Subscribe to Archaeology

Scientists Study Rate of Parasite Infections Over Time

Thursday, September 3, 2020

Trichuris Trichiura EggOXFORD, ENGLAND—Science Magazine reports that zoologist Adrian Smith of the University of Oxford and his colleagues looked for the presence of the eggs of intestinal parasites in soil samples collected from the pelvic regions of 600 skeletons unearthed in the Czech Republic, Germany, and the United Kingdom. The burials were dated from the seventh century A.D. through the eighteenth century. The scientists found that the rate of parasitic infection among the individuals in the study stayed fairly stable over time: about 25 percent of them had been infected with whipworm, while about 40 percent were infected with the human roundworm. This rate of parasitic infection is similar to that found today in parts of sub-Saharan Africa, Mexico, South America, and East Asia, the researchers explained. The rate of parasitic infection among Europeans dropped by the beginning of the twentieth century, however, probably due to improvements in plumbing, hygiene, and sanitation, since the small, disease-producing worms spread through contact with soil, crops, and water supplies contaminated with infected feces. The scientists concluded that similar structural improvements around the world could wipe out modern parasitic infections. To read about detection of roundworm and whipworm in Iron Age latrine pits in Switzerland, go to "A Slice of Parasitic Life."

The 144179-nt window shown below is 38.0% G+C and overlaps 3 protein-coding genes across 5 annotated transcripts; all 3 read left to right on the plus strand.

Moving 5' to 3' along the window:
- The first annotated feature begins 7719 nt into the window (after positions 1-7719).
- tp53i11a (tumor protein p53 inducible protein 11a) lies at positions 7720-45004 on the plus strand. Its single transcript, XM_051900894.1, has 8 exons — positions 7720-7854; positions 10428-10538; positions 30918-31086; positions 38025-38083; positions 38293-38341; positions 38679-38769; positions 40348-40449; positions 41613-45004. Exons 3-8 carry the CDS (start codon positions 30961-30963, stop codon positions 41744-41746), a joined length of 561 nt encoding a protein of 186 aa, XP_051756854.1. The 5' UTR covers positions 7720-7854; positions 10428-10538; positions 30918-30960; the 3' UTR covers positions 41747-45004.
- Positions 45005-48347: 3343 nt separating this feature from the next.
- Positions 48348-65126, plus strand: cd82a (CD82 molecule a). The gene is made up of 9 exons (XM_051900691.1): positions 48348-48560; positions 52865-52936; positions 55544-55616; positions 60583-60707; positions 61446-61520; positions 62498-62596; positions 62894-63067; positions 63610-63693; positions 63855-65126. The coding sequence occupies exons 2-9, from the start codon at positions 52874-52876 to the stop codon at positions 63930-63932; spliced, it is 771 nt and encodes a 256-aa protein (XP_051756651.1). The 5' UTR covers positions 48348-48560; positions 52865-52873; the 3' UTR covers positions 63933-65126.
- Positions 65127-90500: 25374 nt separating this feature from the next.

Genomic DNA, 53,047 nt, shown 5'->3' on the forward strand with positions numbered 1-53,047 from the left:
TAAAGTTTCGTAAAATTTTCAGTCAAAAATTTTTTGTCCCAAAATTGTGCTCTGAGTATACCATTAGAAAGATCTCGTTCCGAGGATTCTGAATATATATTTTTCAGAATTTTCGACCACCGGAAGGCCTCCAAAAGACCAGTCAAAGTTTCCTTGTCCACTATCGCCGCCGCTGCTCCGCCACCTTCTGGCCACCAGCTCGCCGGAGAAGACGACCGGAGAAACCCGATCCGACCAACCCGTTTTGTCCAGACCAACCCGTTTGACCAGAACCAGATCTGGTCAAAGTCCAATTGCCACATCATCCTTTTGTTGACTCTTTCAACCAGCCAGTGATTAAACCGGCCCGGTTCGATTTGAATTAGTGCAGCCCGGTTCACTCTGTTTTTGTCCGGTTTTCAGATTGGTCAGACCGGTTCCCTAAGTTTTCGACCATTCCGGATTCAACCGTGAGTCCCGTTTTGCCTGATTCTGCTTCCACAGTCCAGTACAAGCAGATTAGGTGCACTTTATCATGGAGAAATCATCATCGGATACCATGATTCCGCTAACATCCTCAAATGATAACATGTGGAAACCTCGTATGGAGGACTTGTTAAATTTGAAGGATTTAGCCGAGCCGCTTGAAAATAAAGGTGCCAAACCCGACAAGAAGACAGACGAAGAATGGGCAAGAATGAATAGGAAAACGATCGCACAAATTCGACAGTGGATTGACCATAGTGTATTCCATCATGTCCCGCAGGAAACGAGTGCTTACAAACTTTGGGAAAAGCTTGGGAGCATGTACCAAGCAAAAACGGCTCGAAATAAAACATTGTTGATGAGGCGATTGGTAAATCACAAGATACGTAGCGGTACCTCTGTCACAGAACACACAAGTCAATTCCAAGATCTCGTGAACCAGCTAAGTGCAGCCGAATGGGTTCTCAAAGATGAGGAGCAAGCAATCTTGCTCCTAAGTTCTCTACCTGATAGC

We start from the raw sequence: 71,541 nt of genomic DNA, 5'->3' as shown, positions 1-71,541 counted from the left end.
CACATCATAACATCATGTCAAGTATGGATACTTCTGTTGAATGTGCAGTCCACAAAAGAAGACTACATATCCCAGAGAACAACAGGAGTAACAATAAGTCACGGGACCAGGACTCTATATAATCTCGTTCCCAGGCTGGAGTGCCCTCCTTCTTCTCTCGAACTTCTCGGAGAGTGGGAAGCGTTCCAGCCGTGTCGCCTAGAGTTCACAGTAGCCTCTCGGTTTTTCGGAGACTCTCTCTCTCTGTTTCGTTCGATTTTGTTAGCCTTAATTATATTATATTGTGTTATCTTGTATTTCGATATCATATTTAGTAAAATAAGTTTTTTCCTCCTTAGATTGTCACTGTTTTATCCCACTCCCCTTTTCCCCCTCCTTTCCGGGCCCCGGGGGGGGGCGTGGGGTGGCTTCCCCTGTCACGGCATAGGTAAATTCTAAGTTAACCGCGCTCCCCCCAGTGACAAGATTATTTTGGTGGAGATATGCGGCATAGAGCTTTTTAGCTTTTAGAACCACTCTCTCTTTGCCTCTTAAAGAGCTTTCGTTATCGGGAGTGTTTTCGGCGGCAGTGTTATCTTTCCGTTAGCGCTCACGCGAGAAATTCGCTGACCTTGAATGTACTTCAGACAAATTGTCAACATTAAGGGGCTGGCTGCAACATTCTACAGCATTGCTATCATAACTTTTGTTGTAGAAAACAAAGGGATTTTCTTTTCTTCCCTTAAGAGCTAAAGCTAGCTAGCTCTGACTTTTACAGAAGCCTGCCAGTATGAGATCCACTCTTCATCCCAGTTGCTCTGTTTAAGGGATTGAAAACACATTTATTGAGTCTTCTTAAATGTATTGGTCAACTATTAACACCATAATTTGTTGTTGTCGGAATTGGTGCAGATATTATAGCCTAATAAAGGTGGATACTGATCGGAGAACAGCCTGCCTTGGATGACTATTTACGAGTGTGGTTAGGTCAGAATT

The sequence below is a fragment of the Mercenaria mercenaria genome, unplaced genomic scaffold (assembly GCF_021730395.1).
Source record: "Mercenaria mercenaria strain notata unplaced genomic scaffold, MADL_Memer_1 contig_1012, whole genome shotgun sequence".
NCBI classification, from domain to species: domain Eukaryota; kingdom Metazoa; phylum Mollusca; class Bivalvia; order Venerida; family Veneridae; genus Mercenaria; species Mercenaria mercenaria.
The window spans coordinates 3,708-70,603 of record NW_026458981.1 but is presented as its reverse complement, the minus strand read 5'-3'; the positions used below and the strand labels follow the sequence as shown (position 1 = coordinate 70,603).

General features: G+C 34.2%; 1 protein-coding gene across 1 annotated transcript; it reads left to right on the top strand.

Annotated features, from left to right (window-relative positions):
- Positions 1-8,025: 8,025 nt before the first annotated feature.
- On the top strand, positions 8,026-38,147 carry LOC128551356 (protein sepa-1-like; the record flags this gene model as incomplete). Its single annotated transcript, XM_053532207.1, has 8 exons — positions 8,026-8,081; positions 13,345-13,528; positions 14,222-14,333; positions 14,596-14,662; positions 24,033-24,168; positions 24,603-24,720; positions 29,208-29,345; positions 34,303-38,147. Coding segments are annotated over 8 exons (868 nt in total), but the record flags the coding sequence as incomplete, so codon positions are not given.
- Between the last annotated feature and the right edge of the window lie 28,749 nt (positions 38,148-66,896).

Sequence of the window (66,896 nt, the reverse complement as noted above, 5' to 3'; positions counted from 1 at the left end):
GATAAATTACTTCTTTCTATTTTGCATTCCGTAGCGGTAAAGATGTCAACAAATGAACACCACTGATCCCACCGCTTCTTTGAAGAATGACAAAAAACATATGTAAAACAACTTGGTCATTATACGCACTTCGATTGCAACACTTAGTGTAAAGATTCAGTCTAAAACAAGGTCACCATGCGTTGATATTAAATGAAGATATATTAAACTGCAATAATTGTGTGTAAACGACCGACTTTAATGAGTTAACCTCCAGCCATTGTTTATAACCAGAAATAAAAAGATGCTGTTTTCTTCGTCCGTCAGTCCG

Advertisement

Advertisement


Advertisement